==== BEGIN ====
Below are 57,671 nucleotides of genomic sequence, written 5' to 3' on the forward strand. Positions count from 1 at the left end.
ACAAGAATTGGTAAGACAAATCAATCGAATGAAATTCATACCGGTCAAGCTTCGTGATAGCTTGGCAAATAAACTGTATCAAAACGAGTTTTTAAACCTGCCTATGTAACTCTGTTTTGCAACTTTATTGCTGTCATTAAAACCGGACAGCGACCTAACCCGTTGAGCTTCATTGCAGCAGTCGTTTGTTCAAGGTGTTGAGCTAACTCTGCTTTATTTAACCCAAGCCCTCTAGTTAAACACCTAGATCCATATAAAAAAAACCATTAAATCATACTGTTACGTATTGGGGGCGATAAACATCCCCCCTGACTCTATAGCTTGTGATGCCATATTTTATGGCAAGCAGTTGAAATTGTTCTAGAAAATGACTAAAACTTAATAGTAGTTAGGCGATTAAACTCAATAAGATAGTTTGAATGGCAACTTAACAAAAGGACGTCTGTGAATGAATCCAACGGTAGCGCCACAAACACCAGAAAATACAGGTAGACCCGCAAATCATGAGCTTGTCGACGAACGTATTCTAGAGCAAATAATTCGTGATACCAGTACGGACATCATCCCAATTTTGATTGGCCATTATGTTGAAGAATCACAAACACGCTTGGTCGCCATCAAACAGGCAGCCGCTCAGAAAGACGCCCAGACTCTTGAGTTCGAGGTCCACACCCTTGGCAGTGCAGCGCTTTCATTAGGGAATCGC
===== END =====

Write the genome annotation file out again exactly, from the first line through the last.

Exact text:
Below are 57,671 nucleotides of genomic sequence, written 5' to 3' on the forward strand. Positions count from 1 at the left end.
ACAAGAATTGGTAAGACAAATCAATCGAATGAAATTCATACCGGTCAAGCTTCGTGATAGCTTGGCAAATAAACTGTATCAAAACGAGTTTTTAAACCTGCCTATGTAACTCTGTTTTGCAACTTTATTGCTGTCATTAAAACCGGACAGCGACCTAACCCGTTGAGCTTCATTGCAGCAGTCGTTTGTTCAAGGTGTTGAGCTAACTCTGCTTTATTTAACCCAAGCCCTCTAGTTAAACACCTAGATCCATATAAAAAAAACCATTAAATCATACTGTTACGTATTGGGGGCGATAAACATCCCCCCTGACTCTATAGCTTGTGATGCCATATTTTATGGCAAGCAGTTGAAATTGTTCTAGAAAATGACTAAAACTTAATAGTAGTTAGGCGATTAAACTCAATAAGATAGTTTGAATGGCAACTTAACAAAAGGACGTCTGTGAATGAATCCAACGGTAGCGCCACAAACACCAGAAAATACAGGTAGACCCGCAAATCATGAGCTTGTCGACGAACGTATTCTAGAGCAAATAATTCGTGATACCAGTACGGACATCATCCCAATTTTGATTGGCCATTATGTTGAAGAATCACAAACACGCTTGGTCGCCATCAAACAGGCAGCCGCTCAGAAAGACGCCCAGACTCTTGAGTTCGAGGTCCACACCCTTGGCAGTGCAGCGCTTTCATTAGGGAATCGC